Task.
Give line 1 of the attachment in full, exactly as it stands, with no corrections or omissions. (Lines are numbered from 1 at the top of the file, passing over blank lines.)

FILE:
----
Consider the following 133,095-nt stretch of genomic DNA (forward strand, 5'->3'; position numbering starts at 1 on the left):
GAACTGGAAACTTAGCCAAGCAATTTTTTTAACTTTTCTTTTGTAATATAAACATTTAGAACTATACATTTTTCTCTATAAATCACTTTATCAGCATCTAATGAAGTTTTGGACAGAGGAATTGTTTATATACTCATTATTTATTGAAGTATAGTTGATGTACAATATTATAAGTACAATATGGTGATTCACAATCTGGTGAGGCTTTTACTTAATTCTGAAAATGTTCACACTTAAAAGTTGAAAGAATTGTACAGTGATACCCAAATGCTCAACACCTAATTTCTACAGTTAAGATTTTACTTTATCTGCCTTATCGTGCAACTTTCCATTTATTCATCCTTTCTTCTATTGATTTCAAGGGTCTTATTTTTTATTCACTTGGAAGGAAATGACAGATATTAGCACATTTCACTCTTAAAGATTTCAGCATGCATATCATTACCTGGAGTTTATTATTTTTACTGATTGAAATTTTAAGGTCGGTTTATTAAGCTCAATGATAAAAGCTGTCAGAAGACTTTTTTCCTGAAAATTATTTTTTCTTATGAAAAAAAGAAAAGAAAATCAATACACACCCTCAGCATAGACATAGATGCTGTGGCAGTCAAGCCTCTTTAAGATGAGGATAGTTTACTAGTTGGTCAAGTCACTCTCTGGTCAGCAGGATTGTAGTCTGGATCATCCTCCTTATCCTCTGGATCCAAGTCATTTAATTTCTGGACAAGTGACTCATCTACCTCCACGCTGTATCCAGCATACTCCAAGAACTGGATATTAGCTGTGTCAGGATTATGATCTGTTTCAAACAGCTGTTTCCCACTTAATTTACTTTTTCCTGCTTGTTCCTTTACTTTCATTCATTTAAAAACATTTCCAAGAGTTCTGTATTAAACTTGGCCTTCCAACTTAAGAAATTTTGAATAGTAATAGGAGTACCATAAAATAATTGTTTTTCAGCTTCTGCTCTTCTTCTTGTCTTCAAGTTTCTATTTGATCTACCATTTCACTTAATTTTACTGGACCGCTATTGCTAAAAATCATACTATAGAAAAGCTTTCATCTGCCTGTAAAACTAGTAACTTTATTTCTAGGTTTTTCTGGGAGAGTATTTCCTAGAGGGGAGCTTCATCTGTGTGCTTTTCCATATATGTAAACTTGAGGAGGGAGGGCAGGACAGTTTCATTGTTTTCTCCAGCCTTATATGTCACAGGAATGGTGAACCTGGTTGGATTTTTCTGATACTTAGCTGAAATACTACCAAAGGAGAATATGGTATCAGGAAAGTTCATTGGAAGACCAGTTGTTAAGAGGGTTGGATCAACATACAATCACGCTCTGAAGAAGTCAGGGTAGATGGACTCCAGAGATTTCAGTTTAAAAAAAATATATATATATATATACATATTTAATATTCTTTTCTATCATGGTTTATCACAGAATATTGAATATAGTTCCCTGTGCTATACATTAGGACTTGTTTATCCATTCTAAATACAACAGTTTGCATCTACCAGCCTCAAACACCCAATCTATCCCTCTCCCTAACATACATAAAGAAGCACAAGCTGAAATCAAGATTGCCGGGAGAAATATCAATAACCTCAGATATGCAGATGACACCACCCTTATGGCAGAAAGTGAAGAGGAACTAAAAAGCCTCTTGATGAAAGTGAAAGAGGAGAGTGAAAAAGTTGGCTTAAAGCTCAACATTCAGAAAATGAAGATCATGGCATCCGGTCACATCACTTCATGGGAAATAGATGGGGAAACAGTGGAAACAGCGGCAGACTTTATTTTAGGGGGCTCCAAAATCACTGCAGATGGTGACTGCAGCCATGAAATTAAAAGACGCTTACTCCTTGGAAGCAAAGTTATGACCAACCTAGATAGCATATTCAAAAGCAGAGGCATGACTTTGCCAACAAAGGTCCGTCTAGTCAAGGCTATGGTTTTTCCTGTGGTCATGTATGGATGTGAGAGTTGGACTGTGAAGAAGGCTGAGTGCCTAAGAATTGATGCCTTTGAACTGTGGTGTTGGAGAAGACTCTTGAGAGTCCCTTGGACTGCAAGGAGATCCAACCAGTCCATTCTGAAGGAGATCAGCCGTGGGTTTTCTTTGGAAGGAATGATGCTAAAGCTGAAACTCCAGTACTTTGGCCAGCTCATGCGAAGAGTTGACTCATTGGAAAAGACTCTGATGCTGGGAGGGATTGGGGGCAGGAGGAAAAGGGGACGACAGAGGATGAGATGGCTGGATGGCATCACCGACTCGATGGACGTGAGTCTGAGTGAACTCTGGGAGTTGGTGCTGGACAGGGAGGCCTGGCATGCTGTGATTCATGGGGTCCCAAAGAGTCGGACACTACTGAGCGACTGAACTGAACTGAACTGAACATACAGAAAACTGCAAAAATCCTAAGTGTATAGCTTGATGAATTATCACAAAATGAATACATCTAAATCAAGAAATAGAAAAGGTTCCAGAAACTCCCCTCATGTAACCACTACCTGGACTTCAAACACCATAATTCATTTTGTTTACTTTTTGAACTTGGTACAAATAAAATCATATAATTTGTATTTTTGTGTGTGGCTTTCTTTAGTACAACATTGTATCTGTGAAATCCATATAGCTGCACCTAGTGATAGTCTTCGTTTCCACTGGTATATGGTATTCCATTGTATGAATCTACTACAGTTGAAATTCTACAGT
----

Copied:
Consider the following 133,095-nt stretch of genomic DNA (forward strand, 5'->3'; position numbering starts at 1 on the left):